We acknowledge that we do actual harm to both self and society when we fail to name and dismantle threats to equity and inclusion.
We therefore commit to deepen our collective understanding of the systemic impacts of bias and oppression at every level of our internal and external work, and to implement strategic practices that contribute to a truly loving world for all.
The disturbing events over the past week and over the nation’s 400-year history illuminate the systemic nature of American racism. By racism, we refer not only to overt acts of bigotry, but unseen, more corrosive forms that are embodied in white privilege—a construct in our society that provides many advantages to whites that are not readily available to everyone else. We recognize that while individual actions are extremely important, racism is not solely a matter of individual actions and we must all come to terms with the evidence that we are all deeply affected by racism, whether we are white or brown or black.
We call upon all of us to ask, out of the depths of our hearts and the fullness of our intellects, what implications does this moment have for us personally and for our country?
We acknowledge that answers will emerge and deepen over time as we steadfastly live with this question and dedicate ourselves to truth-telling about race in the United States so that we may move toward living free of the terrible grip of racial injustice and become exemplars of the world we want to leave to coming generations.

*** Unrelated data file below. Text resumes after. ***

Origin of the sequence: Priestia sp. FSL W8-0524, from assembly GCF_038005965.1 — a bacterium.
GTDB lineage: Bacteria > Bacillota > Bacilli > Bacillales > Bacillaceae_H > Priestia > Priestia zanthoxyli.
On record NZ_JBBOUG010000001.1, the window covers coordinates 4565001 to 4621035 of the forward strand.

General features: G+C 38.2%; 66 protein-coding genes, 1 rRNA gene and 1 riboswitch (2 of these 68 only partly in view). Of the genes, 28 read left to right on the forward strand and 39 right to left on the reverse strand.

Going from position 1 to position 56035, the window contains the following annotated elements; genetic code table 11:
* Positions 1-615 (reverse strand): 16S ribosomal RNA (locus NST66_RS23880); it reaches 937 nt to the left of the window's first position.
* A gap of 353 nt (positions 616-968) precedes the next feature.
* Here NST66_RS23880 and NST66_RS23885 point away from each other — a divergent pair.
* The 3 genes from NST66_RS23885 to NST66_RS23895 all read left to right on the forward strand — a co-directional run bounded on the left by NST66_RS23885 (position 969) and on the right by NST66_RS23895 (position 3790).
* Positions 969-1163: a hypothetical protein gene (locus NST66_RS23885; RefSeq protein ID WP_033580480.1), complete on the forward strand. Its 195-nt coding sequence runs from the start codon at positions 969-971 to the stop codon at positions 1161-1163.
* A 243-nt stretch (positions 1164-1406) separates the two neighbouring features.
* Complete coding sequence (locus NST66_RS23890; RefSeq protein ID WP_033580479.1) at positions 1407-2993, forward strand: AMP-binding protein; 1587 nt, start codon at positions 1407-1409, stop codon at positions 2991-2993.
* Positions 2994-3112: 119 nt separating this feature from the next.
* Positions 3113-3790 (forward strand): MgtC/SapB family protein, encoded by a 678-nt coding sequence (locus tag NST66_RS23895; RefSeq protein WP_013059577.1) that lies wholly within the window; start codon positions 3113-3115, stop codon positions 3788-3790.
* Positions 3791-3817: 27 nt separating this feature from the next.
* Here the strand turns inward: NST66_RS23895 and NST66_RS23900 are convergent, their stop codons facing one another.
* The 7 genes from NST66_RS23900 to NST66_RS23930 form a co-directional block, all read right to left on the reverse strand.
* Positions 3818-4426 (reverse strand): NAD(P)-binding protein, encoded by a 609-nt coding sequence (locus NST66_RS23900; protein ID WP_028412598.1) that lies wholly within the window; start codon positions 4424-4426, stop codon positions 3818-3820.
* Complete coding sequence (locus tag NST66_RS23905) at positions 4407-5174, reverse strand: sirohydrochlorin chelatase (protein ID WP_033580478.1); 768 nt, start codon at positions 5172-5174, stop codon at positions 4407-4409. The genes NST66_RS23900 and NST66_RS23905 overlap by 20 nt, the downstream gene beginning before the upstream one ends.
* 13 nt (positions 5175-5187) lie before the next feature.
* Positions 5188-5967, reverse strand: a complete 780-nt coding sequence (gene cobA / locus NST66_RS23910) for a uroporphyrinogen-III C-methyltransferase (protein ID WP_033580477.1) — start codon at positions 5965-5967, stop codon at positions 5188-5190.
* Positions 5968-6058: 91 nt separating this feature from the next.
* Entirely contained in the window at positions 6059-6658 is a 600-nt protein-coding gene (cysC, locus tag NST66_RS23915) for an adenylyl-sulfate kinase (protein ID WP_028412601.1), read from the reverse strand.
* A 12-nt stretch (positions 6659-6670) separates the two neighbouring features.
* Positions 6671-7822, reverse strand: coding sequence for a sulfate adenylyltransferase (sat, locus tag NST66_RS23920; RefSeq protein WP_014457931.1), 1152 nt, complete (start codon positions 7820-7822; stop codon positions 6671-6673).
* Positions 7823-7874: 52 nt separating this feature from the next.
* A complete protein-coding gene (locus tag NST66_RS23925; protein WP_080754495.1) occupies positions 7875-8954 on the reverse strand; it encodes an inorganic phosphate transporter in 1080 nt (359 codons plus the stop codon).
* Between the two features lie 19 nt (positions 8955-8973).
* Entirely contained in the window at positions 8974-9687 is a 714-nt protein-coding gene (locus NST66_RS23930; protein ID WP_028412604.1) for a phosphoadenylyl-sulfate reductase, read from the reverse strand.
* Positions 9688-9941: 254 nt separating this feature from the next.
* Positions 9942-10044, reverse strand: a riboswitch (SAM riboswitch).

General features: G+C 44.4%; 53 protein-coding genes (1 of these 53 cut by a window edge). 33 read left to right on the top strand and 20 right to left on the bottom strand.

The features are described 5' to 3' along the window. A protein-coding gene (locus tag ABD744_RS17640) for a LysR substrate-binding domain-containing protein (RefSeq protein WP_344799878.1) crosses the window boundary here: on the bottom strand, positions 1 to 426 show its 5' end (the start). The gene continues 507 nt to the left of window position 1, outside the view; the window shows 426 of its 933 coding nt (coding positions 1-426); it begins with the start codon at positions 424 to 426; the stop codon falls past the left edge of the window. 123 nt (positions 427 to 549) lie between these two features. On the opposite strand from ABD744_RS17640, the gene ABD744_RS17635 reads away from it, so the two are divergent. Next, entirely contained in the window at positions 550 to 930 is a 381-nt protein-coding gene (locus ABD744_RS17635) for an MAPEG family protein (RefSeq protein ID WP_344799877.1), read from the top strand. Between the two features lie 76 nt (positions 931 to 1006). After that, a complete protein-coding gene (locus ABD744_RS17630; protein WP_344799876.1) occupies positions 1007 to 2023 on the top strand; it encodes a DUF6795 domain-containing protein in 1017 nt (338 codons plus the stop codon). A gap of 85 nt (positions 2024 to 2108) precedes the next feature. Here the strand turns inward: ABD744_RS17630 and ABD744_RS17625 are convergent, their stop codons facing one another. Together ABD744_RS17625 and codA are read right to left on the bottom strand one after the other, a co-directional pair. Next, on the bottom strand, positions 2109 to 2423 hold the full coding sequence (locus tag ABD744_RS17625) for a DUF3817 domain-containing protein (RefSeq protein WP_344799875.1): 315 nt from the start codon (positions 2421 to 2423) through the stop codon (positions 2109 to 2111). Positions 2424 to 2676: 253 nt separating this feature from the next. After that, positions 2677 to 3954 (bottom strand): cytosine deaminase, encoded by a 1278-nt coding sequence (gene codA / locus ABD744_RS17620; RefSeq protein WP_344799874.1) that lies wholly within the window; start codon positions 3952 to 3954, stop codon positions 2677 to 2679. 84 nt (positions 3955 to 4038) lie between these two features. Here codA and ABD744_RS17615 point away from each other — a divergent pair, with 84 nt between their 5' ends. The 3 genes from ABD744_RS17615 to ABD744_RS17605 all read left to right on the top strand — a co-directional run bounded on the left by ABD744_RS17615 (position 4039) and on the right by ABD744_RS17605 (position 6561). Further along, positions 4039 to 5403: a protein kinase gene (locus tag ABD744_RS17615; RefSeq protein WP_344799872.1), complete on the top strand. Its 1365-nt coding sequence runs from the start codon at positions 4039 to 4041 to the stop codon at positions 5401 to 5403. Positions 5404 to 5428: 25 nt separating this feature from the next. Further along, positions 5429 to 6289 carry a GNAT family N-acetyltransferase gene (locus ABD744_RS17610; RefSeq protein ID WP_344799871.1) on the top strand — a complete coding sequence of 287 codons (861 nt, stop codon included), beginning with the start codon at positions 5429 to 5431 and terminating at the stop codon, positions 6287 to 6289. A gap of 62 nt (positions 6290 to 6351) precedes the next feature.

For our partners who have been already doing this work with courage and heart, we thank you for your partnership and your commitment. And there is work that many of us have yet to do. We must all listen deeply, respond with love, and act with conviction.
Only by grounding ourselves in our deepest spiritual values can we sustain the courage to enter into the difficult inner work of racial justice and the unrelenting commitment to transforming our world.
Dr. Martin Luther King, Jr., in his Letter from the Birmingham Jail, wrote that, “Injustice anywhere is a threat to justice everywhere. Whatever affects one directly, affects all indirectly.”
This is a critically important time in our country and in our communities. Again, I pray that we do not simply seek to “get back to normal,” a failing reality in need of transformation. May we act with courage to “cross over” into the light and inaugurate a new day with every child of God and creation itself, seeking just and equitable systems that honor and value every human life.
It remains a privilege to serve as one of Trinity’s pastors.
Grace and peace,
Pastor Bob Linstrom